Eddie Murphy kept it short when he accepted the Cecil B. DeMille Award during the 80th Golden Globe Awards earlier this year. His speech, which clocked in at just over two minutes, consisted of the expected “Thank yous”—to the Hollywood Foreign Press Association, to his family, to his representation—as well as a bit of advice for the next generation of talent punctuated by a Slap joke. As Murphy acknowledged, he could’ve spoken for much longer considering that he was receiving a lifetime achievement award for all that he’s accomplished in the entertainment industry for over 40 years. There’s only one Eddie Murphy, but his career consists of several different chapters, each of which is integral to his specific journey.
After emerging as the biggest star of Saturday Night Live’s second phase, Murphy became one of the biggest stars of the 1980s on the strength of 48 Hrs., Trading Places, Beverly Hills Cop and Beverly Hills Cop ll, and Coming to America. He pulled off the most garish leather outfits in the brilliant stand-up special Eddie Murphy: Delirious and the Robert Townsend–directed, feature-length stand-up film Eddie Murphy: Raw. (In between, he recorded a hit single written and produced by Rick James as a heat check.) Moreover, that he reached Hollywood’s apex during that era as a late-20s, Black comedic actor who was notoriously uncompromising is a feat all by itself. Although he still did comedies like The Nutty Professor and Bowfinger (which featured him in all of his silly, multi-character glory) during the 1990s, a film like Boomerang offered a glimpse of the maturity and polish that Murphy was capable of, all while flexing the power he commanded during the early ’90s. He even played the Pharaoh in Michael Jackson’s John Singleton–directed “short film” for “Remember the Time.” And by the end of the decade, Murphy was the face of the Dr. Dolittle series.
The aughts, however, were decidedly hit-and-miss. Although Murphy was an anchor of the Shrek franchise and won a Golden Globe for his performance in the studio adaptation of Dreamgirls, he also chose to do massive failures such as The Adventures of Pluto Nash and Meet Dave when he could’ve done anything else. And during the 2010s, Murphy’s output slowed substantially as he appeared in the successful-but-nonessential Tower Heist, the long-delayed A Thousand Words (which never should have seen the light of day), and the forgettable Mr. Church. Murphy’s performances weren’t the issue during this period of volatility as much as the projects he chose. But his return to form, in terms of overall quality, came at the very end of the previous decade via Dolemite Is My Name, which was the beginning of the current phase of Murphy’s career. Not long after Dolemite Is My Name hit Netflix in 2019, Murphy hosted Saturday Night Live for the first time since he left to be a full-time movie star. Recognition from Hollywood’s halls of prestige don’t validate Murphy’s career in the slightest, but a Golden Globe nomination for his work in Dolemite Is My Name and an Emmy for his appearance on Saturday Night Live—and, above all, good work—weren’t bad ways to start the latest era of Eddie Murphy.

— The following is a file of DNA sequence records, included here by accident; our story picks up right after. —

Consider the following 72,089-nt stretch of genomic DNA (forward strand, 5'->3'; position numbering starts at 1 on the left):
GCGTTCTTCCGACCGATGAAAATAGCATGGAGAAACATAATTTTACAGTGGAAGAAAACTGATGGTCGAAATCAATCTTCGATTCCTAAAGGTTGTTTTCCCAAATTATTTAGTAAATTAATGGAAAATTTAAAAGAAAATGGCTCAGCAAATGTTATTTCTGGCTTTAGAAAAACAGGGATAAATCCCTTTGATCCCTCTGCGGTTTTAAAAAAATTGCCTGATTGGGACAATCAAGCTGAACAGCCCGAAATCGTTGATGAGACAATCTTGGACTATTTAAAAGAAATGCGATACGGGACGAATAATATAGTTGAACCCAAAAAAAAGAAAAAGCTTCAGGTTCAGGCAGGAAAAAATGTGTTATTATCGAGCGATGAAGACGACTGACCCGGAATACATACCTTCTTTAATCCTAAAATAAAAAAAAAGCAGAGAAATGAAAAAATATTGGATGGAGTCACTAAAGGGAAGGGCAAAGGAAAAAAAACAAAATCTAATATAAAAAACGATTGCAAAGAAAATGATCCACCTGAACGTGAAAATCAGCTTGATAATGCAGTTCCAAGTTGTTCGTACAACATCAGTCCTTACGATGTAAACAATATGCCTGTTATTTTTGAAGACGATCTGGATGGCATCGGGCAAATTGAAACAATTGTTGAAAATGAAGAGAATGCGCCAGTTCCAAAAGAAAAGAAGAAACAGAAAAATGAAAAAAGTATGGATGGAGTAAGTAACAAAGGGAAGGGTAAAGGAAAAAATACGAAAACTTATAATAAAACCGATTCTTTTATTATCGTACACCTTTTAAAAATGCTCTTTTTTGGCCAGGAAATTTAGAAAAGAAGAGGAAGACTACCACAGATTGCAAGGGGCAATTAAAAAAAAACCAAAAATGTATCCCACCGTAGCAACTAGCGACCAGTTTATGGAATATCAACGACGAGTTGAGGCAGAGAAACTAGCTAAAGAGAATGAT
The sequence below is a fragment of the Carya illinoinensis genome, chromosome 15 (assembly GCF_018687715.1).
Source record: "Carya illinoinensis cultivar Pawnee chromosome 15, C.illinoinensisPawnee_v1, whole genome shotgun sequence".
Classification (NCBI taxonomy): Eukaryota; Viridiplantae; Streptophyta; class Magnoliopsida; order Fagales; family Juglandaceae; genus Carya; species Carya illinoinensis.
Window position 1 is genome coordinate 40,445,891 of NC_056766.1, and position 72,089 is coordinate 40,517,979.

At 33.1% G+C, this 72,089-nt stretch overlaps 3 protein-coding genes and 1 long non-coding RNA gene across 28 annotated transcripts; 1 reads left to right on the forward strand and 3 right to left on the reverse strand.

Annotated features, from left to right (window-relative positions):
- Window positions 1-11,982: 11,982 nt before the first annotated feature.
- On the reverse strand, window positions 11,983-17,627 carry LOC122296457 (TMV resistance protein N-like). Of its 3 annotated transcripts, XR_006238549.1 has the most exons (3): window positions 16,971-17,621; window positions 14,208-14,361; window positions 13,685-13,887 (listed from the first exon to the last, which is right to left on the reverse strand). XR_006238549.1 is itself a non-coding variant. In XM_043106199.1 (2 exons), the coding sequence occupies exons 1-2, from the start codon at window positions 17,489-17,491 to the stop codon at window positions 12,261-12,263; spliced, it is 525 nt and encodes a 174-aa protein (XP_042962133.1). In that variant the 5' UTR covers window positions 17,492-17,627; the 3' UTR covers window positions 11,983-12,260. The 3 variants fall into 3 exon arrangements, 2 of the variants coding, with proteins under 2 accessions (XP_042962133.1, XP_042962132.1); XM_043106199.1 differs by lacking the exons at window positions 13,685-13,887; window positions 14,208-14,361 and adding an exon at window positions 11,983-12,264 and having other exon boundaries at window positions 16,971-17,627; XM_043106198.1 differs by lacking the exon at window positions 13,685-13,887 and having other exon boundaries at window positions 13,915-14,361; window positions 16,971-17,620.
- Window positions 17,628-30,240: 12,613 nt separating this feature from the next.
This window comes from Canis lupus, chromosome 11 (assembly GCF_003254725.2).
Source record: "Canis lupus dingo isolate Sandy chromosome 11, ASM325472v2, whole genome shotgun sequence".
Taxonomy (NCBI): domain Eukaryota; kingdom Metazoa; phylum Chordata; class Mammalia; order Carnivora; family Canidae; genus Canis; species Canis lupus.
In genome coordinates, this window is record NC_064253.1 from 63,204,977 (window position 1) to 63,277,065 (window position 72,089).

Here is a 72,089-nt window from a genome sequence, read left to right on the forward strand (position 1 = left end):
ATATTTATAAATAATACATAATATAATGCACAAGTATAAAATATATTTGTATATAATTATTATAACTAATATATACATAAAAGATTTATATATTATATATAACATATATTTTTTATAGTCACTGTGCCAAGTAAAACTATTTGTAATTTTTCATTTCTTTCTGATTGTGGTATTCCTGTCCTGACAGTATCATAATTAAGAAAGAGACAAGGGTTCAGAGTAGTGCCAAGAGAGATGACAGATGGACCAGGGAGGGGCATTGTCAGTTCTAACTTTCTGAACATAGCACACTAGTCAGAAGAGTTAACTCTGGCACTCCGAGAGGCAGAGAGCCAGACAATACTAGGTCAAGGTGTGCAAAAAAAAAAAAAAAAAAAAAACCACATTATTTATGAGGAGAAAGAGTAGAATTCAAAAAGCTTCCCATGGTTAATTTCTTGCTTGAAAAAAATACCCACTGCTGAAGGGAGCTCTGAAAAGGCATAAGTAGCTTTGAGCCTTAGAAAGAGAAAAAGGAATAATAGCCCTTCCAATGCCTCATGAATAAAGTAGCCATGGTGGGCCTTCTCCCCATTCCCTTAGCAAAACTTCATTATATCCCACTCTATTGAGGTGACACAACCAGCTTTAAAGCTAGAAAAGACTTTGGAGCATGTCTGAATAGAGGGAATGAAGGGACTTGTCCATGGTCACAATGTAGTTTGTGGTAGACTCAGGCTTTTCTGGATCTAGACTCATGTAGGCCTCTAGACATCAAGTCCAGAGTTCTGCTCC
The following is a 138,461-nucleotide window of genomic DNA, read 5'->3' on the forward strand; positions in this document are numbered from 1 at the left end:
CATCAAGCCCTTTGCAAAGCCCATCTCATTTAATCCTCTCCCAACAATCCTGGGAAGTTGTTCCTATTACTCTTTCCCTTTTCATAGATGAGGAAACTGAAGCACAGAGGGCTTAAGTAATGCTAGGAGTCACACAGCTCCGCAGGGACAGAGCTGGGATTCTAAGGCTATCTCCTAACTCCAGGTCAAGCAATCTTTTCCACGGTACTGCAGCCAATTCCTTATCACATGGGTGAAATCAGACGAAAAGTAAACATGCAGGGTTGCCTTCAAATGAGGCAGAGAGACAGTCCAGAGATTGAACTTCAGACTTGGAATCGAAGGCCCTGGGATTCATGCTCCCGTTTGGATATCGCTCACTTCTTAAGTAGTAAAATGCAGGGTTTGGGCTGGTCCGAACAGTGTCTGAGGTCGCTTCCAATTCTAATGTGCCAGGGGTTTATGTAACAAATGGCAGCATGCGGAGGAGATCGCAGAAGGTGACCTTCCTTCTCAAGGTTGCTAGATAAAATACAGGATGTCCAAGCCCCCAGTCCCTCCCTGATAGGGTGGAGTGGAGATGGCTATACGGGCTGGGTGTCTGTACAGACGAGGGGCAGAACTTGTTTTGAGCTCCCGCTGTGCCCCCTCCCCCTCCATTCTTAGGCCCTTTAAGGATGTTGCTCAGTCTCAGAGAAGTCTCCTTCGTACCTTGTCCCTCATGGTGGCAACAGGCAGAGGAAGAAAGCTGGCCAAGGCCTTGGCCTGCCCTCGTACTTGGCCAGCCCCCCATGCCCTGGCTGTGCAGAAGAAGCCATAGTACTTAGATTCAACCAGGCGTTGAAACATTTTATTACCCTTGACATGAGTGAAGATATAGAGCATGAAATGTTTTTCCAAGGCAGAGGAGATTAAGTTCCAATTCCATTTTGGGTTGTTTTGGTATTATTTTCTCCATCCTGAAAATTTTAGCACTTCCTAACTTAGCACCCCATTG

Since then, Murphy’s circled back on some of his most revered work, delivering Coming 2 America in 2021 and with Beverly Hills Cop: Axel Foley reportedly set to come out later this year. He’ll also appear in the Kenya Barris comedy You People (available this week on Netflix), playing a man wondering, with intense disgust, why his daughter (Lauren London) wants to marry a white dude (Jonah Hill)—especially this particular white dude. It’s a great role for this iteration of Murphy, who turns 62 this spring. He’s entered the victory lap portion of his career and appears to have found what was largely absent for the last half of it: balance.
To his credit, Murphy knows he’s done several awful films over the past 20-plus years. “I was making shitty movies,” he told Marc Maron during a 2021 appearance on the fellow comedian’s WTF With Marc Maron podcast. “I was like, ‘This shit ain’t fun. They’re giving me Razzies.’” Furthermore, Murphy was adamant throughout the press run for Dolemite Is My Name that he wasn’t making a “comeback.” “I’ve been making movies for almost 40 years. And my movies have made so much money,” he told IndieWire in 2019. “The whole comeback and stuff, you can’t really say that.” However, it’s undeniable that Murphy was less active during the 2010s and Dolemite Is My Name should be viewed as part of a recalibration. In addition to getting back to what previously worked for him, the film also saw him getting back to what was important to him. In Dolemite Is My Name, Murphy played the influential comedian and filmmaker Rudy Ray Moore, spotlighting his unlikely ascent and the production of his blaxploitation classic, Dolemite. Honoring his comedic forebears has always been paramount to Murphy; it’s what he did for Richard Pryor and Redd Foxx with Harlem Nights. This back-to-basics approach allowed Murphy to revisit his influences, along with his roots.